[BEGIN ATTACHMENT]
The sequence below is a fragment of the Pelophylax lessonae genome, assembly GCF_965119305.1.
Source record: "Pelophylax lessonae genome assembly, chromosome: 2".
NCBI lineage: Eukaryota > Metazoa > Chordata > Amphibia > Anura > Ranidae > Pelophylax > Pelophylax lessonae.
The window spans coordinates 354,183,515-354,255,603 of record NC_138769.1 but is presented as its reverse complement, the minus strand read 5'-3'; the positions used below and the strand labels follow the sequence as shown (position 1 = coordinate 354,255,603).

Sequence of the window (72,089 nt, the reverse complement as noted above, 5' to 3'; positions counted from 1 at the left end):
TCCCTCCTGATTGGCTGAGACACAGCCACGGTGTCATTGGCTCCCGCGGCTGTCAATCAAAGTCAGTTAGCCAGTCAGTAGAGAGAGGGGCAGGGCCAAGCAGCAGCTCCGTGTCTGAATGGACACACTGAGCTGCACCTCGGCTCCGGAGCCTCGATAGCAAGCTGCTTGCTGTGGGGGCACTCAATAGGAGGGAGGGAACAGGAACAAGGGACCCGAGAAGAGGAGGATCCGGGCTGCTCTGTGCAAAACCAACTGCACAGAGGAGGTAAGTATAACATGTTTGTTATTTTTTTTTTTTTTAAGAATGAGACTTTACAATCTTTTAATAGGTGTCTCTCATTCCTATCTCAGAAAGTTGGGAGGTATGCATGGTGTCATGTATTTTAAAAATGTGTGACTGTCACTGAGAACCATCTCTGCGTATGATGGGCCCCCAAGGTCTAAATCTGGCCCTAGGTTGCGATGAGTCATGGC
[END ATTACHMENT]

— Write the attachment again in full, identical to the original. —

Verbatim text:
The sequence below is a fragment of the Pelophylax lessonae genome, assembly GCF_965119305.1.
Source record: "Pelophylax lessonae genome assembly, chromosome: 2".
NCBI lineage: Eukaryota > Metazoa > Chordata > Amphibia > Anura > Ranidae > Pelophylax > Pelophylax lessonae.
The window spans coordinates 354,183,515-354,255,603 of record NC_138769.1 but is presented as its reverse complement, the minus strand read 5'-3'; the positions used below and the strand labels follow the sequence as shown (position 1 = coordinate 354,255,603).

Sequence of the window (72,089 nt, the reverse complement as noted above, 5' to 3'; positions counted from 1 at the left end):
TCCCTCCTGATTGGCTGAGACACAGCCACGGTGTCATTGGCTCCCGCGGCTGTCAATCAAAGTCAGTTAGCCAGTCAGTAGAGAGAGGGGCAGGGCCAAGCAGCAGCTCCGTGTCTGAATGGACACACTGAGCTGCACCTCGGCTCCGGAGCCTCGATAGCAAGCTGCTTGCTGTGGGGGCACTCAATAGGAGGGAGGGAACAGGAACAAGGGACCCGAGAAGAGGAGGATCCGGGCTGCTCTGTGCAAAACCAACTGCACAGAGGAGGTAAGTATAACATGTTTGTTATTTTTTTTTTTTTTAAGAATGAGACTTTACAATCTTTTAATAGGTGTCTCTCATTCCTATCTCAGAAAGTTGGGAGGTATGCATGGTGTCATGTATTTTAAAAATGTGTGACTGTCACTGAGAACCATCTCTGCGTATGATGGGCCCCCAAGGTCTAAATCTGGCCCTAGGTTGCGATGAGTCATGGC